Fiction or reality (a meeting with Martha Argerich)

To Lisa

I met Martha Argerich in Frankfurt, on Thursday, March 10th 2016. Or perhaps the day after, I couldn’t tell. It wasn’t easy to arrange that meeting as she lived in Brussels and I lived in Buenos Aires, and both of us used to travel around quite frequently. It’s possible that there was still a more fundamental fact that stood between us: she was a very famous artist and I was what is generally known as “Mr. Nobody”, so she didn’t have the slightest idea about my existence.

The meeting happened in one of the few places in Frankfurt where fiction challenges reality: the German Film Museum. In that place, there was a very elegant and very German bar. I was in charge of choosing the place and it certainly wasn’t a casual choice. It was one of my strongest arguments to convince Martha to accept my invitation: If I, a complete stranger, disappointed her, at least she would find comfort in having seen that place.

My other strong argument was the elaborated invitation letter that I had prepared, which was quite unusual. Providing a full account of what I mean here will require another story almost as long as this one and that would entail an unacceptable risk. Therefore, this explication will be put off for another opportunity. What I can surely say is that I promised her (if we met) to add to the letter a handwritten dedication.

The last of my arguments was perhaps the weakest, though still my favorite and I strongly believed in its potential. The woman that I was thinking about every day at that time had a striking physical resemblance to Martha (but with a generation gap), she lived in Frankfurt and was also invited to our meeting. Her name was Kati.

These arguments that some might say were “full of fantasy” emerged from the imperious need to support the cold truth, which was categorical but still insufficient: I really wanted to go to her concert in Frankfurt, on March 9th 2016 at 20:00, but I didn’t manage to arrange the flights, buses and trains (from Buenos Aires) to arrive in time.

Misfortunes, if one knows how to look at their consequences, have the benefit of opening new possibilities. And to me getting to meet Martha was this new possibility that filled me with motivation and enthusiasm.

The letter for Martha already written, the next challenge was to make it reach her hands, but also to make sure she read in time. One option to achieve this was to send the letter in an open envelope, exposing its peculiarity, so that, with a lot of faith in the intermediary, it would speed up the process. The alternative, which was what I decided to do in the end, consisted of a striking envelope (bright-coloured, although not yellow, with a subtle childish touch) with this supposed intriguing title:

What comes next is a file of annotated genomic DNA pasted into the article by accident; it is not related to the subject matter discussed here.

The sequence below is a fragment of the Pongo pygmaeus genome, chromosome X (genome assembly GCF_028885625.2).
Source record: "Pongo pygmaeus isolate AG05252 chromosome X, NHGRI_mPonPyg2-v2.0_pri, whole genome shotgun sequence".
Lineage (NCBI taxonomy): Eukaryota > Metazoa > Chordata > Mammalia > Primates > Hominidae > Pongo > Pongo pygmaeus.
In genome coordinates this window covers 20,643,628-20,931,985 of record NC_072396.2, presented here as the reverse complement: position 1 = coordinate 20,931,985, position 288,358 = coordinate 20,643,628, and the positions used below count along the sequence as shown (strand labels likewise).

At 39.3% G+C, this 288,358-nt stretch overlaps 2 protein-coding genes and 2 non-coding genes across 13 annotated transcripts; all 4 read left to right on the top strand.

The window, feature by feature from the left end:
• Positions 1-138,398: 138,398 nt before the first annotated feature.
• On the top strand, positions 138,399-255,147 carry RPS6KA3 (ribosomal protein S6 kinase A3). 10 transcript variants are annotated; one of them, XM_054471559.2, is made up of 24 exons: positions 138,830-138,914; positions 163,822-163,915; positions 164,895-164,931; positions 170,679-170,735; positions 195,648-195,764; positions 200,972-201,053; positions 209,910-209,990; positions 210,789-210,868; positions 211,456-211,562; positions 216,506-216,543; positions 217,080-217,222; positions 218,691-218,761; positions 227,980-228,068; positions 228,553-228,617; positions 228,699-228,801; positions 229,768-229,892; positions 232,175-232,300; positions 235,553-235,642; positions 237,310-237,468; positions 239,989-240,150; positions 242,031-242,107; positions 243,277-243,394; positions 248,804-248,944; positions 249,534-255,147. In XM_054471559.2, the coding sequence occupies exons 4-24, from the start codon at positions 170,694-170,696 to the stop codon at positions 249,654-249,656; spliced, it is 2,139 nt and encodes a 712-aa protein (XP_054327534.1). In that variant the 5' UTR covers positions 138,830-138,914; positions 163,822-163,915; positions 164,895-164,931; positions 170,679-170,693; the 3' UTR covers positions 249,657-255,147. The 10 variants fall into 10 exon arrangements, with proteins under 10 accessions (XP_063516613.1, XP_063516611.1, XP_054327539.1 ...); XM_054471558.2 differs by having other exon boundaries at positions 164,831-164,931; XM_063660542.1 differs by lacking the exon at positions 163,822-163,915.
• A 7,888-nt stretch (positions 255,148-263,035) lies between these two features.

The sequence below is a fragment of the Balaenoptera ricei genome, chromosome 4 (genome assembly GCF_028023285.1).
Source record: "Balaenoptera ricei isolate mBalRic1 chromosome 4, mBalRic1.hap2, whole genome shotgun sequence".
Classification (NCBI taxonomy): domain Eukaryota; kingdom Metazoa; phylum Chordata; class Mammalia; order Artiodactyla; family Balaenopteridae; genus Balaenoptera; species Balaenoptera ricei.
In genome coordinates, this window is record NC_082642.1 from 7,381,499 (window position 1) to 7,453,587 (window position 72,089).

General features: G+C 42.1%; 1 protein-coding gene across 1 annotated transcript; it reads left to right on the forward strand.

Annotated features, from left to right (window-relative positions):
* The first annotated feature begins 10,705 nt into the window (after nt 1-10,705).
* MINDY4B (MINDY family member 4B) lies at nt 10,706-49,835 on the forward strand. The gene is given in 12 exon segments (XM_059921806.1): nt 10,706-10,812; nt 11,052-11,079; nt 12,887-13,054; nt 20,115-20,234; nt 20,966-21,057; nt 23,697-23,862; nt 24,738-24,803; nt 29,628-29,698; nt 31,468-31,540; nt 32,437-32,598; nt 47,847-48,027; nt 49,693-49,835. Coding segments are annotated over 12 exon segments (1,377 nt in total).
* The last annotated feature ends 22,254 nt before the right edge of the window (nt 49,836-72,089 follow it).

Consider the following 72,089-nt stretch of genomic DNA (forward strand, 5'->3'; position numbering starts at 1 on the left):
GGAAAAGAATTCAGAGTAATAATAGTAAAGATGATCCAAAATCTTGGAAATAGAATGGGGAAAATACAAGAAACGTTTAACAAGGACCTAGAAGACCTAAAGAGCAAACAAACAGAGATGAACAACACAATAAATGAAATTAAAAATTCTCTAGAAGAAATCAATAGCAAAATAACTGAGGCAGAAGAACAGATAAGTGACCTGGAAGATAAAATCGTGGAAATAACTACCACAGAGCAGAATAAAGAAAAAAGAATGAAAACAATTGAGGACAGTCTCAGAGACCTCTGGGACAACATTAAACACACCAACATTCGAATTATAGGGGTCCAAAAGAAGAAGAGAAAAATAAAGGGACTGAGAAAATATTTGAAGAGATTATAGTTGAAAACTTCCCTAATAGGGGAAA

MARTHA ARGERICH
If the content of this envelope is read today, it could become true.
If not, it won’t.

To explain which of all the abovementioned factors made Martha decide to accept my invitation would be a mere exercise of imagination and, to be honest, having a strong imagination was never really my thing. When we met, she mentioned that the letter had been “quite unusual” and this was enough to me.

The physical resemblance between Martha and Kati was quite unavoidably the first topic of conversation, which was an excellent ice breaker, and the mood became quite familiar very fast, giving room for a warm feeling, as if we had known each other for a long time.

This resemblance that Martha described as “unreal” paved the way for the topic that almost took over the whole conversation: the boundaries between fiction and reality. Perhaps due to my educational background as an engineer, in my opinion the author’s reality was the one that shaped fiction. Martha’s opinion was the opposite: it was fiction (and that included imagination) which drags and affects reality. Besides, Martha predicted that in a “very short time” she would have the opportunity to prove to me that she was right.

— I hope so. Time unveils the truth, although not always «in a very short time» — I replied with a smile.

— I don’t think that time unveils the truth — Kati intervened. — Instead, I like to consider time the best separation between fictions and realities. The essential difference between the two is consistency, one of Time’s daughters — she completed.

Kati didn’t clarify whether she considered consistency an attribute of fiction or reality. However, anyone who had been there would not have needed clarification.

The conversation continued until Martha said she had to leave. Saying goodbye in a cheerful mood, she confessed to us that our meeting felt like «part of a story».

— Those moments that seem to be fiction are the best of reality. It’s a thin line between those two worlds — she said reflectively.

I had already thought a lot about it, so I didn’t hesitate and said:

— It’s true. Quite often the line between fiction and reality is just a matter of choice.

Buenos Aires, February 29th 2016

Translation by Branka Milisic, branka123[at]yahoo.com
Revision by María Alejandra, LinkedIn profile
Original version (in spanish)